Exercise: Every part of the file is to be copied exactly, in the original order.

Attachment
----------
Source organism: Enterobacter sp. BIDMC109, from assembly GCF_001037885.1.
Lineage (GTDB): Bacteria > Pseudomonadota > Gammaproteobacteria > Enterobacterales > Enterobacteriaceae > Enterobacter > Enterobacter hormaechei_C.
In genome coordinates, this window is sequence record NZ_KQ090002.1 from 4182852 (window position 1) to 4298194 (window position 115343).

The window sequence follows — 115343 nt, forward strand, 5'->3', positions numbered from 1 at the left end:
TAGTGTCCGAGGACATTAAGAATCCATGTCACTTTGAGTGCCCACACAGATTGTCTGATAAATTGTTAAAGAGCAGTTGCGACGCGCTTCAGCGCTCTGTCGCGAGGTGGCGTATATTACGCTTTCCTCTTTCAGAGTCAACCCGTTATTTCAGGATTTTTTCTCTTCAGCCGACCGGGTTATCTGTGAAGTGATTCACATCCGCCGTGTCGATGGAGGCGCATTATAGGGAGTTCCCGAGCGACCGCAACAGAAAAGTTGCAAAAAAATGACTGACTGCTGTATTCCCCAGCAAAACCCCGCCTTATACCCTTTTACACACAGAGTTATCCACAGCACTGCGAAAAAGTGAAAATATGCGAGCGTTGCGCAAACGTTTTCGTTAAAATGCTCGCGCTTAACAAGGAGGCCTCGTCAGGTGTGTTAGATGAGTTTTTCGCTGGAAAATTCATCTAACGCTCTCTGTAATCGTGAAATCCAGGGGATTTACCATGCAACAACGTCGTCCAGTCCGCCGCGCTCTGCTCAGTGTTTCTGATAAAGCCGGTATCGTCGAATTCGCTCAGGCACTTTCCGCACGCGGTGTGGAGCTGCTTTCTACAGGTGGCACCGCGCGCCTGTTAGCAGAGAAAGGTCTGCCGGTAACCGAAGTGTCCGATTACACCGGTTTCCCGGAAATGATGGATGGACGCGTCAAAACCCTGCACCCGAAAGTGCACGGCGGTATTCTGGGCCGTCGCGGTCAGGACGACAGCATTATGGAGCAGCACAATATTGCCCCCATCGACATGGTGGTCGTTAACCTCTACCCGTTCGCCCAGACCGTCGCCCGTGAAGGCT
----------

Source organism: Enterobacter sp. BIDMC109, from assembly GCF_001037885.1.
Lineage (GTDB): Bacteria > Pseudomonadota > Gammaproteobacteria > Enterobacterales > Enterobacteriaceae > Enterobacter > Enterobacter hormaechei_C.
In genome coordinates, this window is sequence record NZ_KQ090002.1 from 4182852 (window position 1) to 4298194 (window position 115343).

The window sequence follows — 115343 nt, forward strand, 5'->3', positions numbered from 1 at the left end:
TAGTGTCCGAGGACATTAAGAATCCATGTCACTTTGAGTGCCCACACAGATTGTCTGATAAATTGTTAAAGAGCAGTTGCGACGCGCTTCAGCGCTCTGTCGCGAGGTGGCGTATATTACGCTTTCCTCTTTCAGAGTCAACCCGTTATTTCAGGATTTTTTCTCTTCAGCCGACCGGGTTATCTGTGAAGTGATTCACATCCGCCGTGTCGATGGAGGCGCATTATAGGGAGTTCCCGAGCGACCGCAACAGAAAAGTTGCAAAAAAATGACTGACTGCTGTATTCCCCAGCAAAACCCCGCCTTATACCCTTTTACACACAGAGTTATCCACAGCACTGCGAAAAAGTGAAAATATGCGAGCGTTGCGCAAACGTTTTCGTTAAAATGCTCGCGCTTAACAAGGAGGCCTCGTCAGGTGTGTTAGATGAGTTTTTCGCTGGAAAATTCATCTAACGCTCTCTGTAATCGTGAAATCCAGGGGATTTACCATGCAACAACGTCGTCCAGTCCGCCGCGCTCTGCTCAGTGTTTCTGATAAAGCCGGTATCGTCGAATTCGCTCAGGCACTTTCCGCACGCGGTGTGGAGCTGCTTTCTACAGGTGGCACCGCGCGCCTGTTAGCAGAGAAAGGTCTGCCGGTAACCGAAGTGTCCGATTACACCGGTTTCCCGGAAATGATGGATGGACGCGTCAAAACCCTGCACCCGAAAGTGCACGGCGGTATTCTGGGCCGTCGCGGTCAGGACGACAGCATTATGGAGCAGCACAATATTGCCCCCATCGACATGGTGGTCGTTAACCTCTACCCGTTCGCCCAGACCGTCGCCCGTGAAGGCT